Posted by: h4ck@lyst | February 2, 2008

Everything on the internet has surprised me.


Yin and Yang: How Jerry lost the way

Charles Assisi | TNN

When Microsoft eventually acquires Yahoo and the dust generated by $44.6 billion settles down, only one emotion will remain—the empty feeling that persists when there is a hole in the heart. To imagine what that emptiness will be like, it is important to go back a few years to July 2000.
That was when Jerry Yang, co-founder of Yahoo, first visited India to launch the desi version of what was then, inarguably, the world’s most popular portal. There was something hopelessly nice about him. And he seemed like a regular guy.
Sometime during a conversation, he put his arms around this writer’s shoulder and asked: “Do you think you can introduce me to a few pretty women at the party this evening?’’
It wasn’t needed. At the par
ty, a few thousand of the city’s movers and shakers thronged the Ballroom of the Taj Mahal Hotel in South Mumbai and the women were hysterical.
As for the men, when they weren’t busy trying to elbow the women out to shake his hand, they crowded around his pretty sister. There was good reason. At 31 then, Yang was a already a billionaire seven times over. But more importantly, because Yang and his partner David Filo were representatives of a new world and a new economy.
So much so that when the celebrated technology writer Po Bronson went looking for an image to define Silicon Valley, he finally settled on Filo under a desk in a sleeping bag at Yahoo’s makeshift office. Bronson later explained that every big city in the world has an architectural landmark that identifies it. Silicon Valley didn’t have any—until Bronson saw the sleeping Filo,
exhausted by the hours of work he had put with Yang at working on Yahoo.
The success they achieved on the back of a seemingly simple idea—creating a directory of all things on the internet—spawned a world of other possibilities.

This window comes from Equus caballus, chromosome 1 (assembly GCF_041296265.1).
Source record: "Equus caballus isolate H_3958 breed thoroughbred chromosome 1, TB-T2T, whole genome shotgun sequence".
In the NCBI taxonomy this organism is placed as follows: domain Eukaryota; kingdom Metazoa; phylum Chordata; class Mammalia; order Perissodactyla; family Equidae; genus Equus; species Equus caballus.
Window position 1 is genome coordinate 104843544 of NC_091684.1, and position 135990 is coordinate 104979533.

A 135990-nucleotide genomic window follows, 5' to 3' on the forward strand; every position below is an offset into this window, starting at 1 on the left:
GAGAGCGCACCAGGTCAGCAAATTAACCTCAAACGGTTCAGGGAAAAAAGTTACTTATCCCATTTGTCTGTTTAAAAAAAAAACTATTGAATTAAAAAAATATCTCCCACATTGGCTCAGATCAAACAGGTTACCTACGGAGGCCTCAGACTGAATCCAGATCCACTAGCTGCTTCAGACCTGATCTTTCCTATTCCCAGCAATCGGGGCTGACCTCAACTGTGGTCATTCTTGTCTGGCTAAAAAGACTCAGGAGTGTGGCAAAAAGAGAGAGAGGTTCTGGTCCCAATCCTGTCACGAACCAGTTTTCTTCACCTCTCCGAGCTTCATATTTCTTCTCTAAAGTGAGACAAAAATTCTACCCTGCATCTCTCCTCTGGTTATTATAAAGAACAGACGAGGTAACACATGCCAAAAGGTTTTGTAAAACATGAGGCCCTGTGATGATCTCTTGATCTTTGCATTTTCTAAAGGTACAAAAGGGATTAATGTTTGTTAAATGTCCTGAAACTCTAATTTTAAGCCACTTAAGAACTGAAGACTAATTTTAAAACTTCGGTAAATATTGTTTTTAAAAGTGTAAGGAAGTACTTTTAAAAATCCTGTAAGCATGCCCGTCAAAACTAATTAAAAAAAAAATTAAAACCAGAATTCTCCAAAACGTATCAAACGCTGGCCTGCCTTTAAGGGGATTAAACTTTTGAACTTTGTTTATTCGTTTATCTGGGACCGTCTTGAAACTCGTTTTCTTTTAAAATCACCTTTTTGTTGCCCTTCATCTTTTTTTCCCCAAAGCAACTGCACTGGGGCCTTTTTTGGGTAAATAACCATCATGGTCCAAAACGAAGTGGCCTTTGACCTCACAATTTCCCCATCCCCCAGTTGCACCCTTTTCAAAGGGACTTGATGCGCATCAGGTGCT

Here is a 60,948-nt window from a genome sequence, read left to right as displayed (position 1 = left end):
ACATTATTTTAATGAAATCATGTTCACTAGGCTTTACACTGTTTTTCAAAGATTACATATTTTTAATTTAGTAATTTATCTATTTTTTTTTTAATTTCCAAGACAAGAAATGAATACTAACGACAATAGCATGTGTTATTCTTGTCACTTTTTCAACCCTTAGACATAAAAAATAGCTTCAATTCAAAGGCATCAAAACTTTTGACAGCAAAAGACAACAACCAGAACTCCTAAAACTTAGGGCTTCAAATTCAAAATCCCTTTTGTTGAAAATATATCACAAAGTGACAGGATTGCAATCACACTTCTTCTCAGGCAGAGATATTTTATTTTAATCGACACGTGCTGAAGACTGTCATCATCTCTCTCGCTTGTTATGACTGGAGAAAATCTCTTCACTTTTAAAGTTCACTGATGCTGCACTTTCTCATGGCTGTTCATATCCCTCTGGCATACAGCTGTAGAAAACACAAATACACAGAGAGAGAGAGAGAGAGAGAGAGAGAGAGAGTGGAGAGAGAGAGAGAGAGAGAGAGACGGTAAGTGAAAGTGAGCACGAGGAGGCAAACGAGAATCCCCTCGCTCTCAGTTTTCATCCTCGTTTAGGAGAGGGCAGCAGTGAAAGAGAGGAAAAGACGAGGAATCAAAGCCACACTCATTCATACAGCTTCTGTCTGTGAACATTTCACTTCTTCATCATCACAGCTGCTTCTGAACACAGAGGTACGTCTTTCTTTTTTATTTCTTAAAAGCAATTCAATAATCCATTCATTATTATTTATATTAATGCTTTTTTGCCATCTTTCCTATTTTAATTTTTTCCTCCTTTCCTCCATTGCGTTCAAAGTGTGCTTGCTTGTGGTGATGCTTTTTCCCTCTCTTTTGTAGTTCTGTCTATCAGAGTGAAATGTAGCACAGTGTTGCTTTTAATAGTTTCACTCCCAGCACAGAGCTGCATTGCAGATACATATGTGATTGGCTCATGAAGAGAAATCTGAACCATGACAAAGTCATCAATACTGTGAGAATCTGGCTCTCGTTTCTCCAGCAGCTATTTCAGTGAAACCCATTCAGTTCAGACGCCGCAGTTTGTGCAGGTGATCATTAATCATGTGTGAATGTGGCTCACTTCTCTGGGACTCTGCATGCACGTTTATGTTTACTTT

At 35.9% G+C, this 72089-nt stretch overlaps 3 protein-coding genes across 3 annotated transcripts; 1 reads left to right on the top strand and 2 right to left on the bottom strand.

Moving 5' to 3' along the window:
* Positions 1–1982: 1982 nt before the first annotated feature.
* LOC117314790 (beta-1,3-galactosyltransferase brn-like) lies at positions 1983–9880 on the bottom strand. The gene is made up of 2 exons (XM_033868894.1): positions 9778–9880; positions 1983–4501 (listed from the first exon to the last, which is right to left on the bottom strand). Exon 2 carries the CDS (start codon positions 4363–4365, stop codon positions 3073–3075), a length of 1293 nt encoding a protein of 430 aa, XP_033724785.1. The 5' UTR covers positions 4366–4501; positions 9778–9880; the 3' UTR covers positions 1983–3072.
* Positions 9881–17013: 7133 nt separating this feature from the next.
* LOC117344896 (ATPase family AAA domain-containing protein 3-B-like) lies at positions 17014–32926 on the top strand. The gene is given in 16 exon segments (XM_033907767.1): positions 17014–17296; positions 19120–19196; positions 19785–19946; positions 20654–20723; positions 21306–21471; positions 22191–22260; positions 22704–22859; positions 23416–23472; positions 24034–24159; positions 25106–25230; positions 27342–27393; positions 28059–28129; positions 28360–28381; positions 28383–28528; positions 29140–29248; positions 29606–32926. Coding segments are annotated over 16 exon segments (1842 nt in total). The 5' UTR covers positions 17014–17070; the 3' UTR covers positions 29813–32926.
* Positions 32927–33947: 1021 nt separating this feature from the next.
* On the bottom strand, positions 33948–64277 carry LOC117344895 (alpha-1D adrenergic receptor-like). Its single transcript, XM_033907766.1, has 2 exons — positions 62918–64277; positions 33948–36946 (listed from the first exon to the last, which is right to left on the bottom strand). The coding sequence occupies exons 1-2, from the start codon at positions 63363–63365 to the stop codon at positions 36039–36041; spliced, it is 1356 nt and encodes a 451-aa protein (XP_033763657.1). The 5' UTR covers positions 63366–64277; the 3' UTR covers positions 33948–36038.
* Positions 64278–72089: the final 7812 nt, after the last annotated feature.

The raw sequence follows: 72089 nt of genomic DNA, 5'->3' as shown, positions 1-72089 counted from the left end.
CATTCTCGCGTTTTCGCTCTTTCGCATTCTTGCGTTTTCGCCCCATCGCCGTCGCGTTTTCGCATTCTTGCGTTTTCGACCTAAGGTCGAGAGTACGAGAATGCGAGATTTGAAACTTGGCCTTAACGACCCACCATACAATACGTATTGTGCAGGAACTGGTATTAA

Like taking on Microsoft—the big daddy of technology. Back then, Microsoft had a
vice-like grip on technology and there was nobody on the horizon to challenge how that technology could evolve.
Yahoo’s emergence and the promise it held to break that grip was perhaps the first serious challenge of any consequence to Microsoft.
Much water has passed under the bridge since then. Google emerged. Yahoo’s par
ties in Mumbai started to lose the sizzle and fervour of the early years. Yang and Filo gave way to professional CEOs like Terry Semel (who resigned from the board of Yahoo! earlier this week).
Eventually, Microsoft and Yahoo, hurt badly by the inroads Google had made into the internet, started to court each other. The outcome of the courtship will be decided a few days from now if the new comer gives in to the giants overtures. When it does, it will leave a gap—of what could have been. Only Yang wouldn’t be surprised. In response to a question that day in July 2000, Yang said: “It’s a joke inside Yahoo that Jerry is wrong most of the times. I underestimated the number of users, I underestimated the speed at which connectivity has increased around the world….and so I stopped trying to be predictive….Everything on the internet has surprised me.’’


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